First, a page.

‘Mindless violence’. Of course, neither word is apt. It was targeted, and it was a recognition, and act that, far from mindless, refused recuperation into falsehood. What sends the politicians running to the touchstone of ‘violence’ is that here it came from the wrong direction: we might argue that property destruction is hardly the same as violence against persons, but something becomes clear from their conflation. We live under a regime that transforms objects into subjects, and subjects into objects; in which to break a pane of glass is tantamount to inflicting personal injury on a corporate person, but to put families on the street, to take away the small concessions the poor and the sick have won from power is merely a matter of accountancy.

Catharsis is not enough: simply to expend our energy redressing the balance of power momentarily on the street, inflicting some small damage, some mark that can’t be turned around, is a start. It is in the interest of power to make you believe that we’re in it for kicks. But things have to become visible in order to catalyse, or else we achieve nothing. When we take off our masks, we’re your children, your cousin, your co-worker; we might be in the soup kitchen, or in the dole queue, or in the classroom next to you. If the glass is broken and the slogans fill the wall it is because it is a sign that something is already broken. But don’t think for a moment that’s all we know: if I didn’t think there was something else possible, if I hadn’t seen its possibility, I’m not sure I’d take these risks. ‘We carry a new world, here, in our hearts. That world is growing this minute.’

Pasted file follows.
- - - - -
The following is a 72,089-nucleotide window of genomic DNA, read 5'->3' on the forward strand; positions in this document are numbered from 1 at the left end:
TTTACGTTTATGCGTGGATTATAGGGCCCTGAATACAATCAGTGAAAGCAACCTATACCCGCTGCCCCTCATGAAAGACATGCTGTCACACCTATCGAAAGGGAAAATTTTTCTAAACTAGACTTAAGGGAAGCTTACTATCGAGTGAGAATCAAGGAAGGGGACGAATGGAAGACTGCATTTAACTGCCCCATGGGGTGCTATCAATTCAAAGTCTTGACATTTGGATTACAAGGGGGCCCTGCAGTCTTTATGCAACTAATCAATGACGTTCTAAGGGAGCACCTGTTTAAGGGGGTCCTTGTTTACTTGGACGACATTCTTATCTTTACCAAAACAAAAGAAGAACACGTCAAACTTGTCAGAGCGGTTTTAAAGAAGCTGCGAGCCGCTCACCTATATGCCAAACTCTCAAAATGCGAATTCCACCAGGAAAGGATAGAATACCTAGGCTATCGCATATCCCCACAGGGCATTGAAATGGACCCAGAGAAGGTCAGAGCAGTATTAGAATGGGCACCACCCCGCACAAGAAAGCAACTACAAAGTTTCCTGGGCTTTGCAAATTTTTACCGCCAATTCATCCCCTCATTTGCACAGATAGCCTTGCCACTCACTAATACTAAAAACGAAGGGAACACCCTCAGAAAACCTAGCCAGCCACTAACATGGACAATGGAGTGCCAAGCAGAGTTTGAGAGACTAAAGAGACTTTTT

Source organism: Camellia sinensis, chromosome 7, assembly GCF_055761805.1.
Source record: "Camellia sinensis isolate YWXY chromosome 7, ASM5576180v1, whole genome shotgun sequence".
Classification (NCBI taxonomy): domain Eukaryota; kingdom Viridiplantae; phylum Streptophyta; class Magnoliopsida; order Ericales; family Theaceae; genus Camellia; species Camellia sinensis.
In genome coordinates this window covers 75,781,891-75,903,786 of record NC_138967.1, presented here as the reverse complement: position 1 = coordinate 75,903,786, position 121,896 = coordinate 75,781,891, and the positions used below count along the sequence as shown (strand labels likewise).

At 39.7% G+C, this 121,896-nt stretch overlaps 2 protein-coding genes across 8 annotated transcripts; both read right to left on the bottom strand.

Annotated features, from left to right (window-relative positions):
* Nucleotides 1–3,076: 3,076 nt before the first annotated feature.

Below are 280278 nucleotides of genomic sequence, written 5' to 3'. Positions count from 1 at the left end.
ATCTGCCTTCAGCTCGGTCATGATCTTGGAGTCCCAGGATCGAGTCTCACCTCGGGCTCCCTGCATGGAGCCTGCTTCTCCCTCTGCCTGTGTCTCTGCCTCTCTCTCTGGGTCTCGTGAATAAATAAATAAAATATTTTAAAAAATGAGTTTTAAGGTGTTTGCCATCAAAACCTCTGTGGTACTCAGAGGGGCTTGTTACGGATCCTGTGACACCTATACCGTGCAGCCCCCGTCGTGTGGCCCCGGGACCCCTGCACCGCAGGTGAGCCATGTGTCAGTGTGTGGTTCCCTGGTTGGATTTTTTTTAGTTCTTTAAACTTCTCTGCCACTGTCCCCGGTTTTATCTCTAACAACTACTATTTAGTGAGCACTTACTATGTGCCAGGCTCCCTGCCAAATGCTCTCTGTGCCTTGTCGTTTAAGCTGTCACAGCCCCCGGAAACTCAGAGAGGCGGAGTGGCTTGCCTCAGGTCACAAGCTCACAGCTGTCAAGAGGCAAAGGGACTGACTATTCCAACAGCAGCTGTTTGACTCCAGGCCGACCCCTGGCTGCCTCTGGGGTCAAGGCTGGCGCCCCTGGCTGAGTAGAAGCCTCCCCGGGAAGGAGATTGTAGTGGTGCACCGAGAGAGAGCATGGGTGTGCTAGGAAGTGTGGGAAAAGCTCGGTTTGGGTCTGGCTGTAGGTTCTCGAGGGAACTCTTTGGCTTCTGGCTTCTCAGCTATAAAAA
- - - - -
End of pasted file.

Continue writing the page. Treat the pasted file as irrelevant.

We do not justify violence

We do not justify violence.

Violence is never justified.

Violence is sometimes necessary.

You, however, justify violence. You justify violence when it is delivered to the ribs by a riot shield, the head by a baton, the eyes by pepper spray, movement by kettle, liberty by cell and cuffs, livelihoods and communities by austerity measures.

Coercion, incarceration, deprivation.

This is your routine and systemic violence; justified, smug eyes looking straight into the camera.

We did not deliver our message straight to camera, smiling. You could not see us smile, because we wore masks. Not to intimidate, or because it looks cool. But as a practical measure. Our message, our voice, is not allowed in the public discourse. Cameras follow us around. Those who dare act directly, passively and without anonymity, such as UKUncut, are lied to and incarcerated.

Why do you vilify our tactics, when all other paths of resistance are monitored and criminalised?

Our violence on saturday was not justified. It was necessary. It was not for fun, it was not what bonded activists together. What unites a black bloc is a mutual understanding that political expression must be rescued from the slippery slope to the lowest common denominator positivism expressed by the three main parties.

We do not denounce the TUC A-B march. It is a form of political expression, but, as Vince Cable said the following day, a futile way of challenging economic policy. What benefit a big march has, is (hopefully) a deeper politicisation of participants, a feeling of solidarity with a wider movement.

We hope they return home to rally and plot.